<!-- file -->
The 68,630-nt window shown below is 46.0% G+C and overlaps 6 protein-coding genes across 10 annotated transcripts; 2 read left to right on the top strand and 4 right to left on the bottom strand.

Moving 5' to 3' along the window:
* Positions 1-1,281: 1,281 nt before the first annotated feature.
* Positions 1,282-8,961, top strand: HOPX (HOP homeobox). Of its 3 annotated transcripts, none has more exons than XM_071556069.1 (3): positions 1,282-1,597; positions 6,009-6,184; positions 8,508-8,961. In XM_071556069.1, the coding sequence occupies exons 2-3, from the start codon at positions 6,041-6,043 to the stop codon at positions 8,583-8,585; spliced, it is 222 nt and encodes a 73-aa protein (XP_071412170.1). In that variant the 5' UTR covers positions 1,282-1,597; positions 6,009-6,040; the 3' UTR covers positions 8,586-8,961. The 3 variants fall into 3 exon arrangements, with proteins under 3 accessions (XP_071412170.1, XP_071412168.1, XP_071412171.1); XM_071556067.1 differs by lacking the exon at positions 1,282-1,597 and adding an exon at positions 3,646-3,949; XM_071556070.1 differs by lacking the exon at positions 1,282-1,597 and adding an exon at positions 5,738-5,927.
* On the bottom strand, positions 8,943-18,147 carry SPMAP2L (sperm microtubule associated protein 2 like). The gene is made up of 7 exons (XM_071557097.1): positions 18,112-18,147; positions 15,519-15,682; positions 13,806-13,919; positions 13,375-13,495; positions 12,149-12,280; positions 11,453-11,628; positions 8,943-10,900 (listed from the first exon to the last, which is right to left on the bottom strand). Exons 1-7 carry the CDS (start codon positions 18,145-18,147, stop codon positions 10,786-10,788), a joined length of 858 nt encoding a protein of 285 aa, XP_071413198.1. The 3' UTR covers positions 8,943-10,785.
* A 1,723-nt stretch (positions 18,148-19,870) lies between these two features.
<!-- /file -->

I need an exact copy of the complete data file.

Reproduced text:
The 68,630-nt window shown below is 46.0% G+C and overlaps 6 protein-coding genes across 10 annotated transcripts; 2 read left to right on the top strand and 4 right to left on the bottom strand.

Moving 5' to 3' along the window:
* Positions 1-1,281: 1,281 nt before the first annotated feature.
* Positions 1,282-8,961, top strand: HOPX (HOP homeobox). Of its 3 annotated transcripts, none has more exons than XM_071556069.1 (3): positions 1,282-1,597; positions 6,009-6,184; positions 8,508-8,961. In XM_071556069.1, the coding sequence occupies exons 2-3, from the start codon at positions 6,041-6,043 to the stop codon at positions 8,583-8,585; spliced, it is 222 nt and encodes a 73-aa protein (XP_071412170.1). In that variant the 5' UTR covers positions 1,282-1,597; positions 6,009-6,040; the 3' UTR covers positions 8,586-8,961. The 3 variants fall into 3 exon arrangements, with proteins under 3 accessions (XP_071412170.1, XP_071412168.1, XP_071412171.1); XM_071556067.1 differs by lacking the exon at positions 1,282-1,597 and adding an exon at positions 3,646-3,949; XM_071556070.1 differs by lacking the exon at positions 1,282-1,597 and adding an exon at positions 5,738-5,927.
* On the bottom strand, positions 8,943-18,147 carry SPMAP2L (sperm microtubule associated protein 2 like). The gene is made up of 7 exons (XM_071557097.1): positions 18,112-18,147; positions 15,519-15,682; positions 13,806-13,919; positions 13,375-13,495; positions 12,149-12,280; positions 11,453-11,628; positions 8,943-10,900 (listed from the first exon to the last, which is right to left on the bottom strand). Exons 1-7 carry the CDS (start codon positions 18,145-18,147, stop codon positions 10,786-10,788), a joined length of 858 nt encoding a protein of 285 aa, XP_071413198.1. The 3' UTR covers positions 8,943-10,785.
* A 1,723-nt stretch (positions 18,148-19,870) lies between these two features.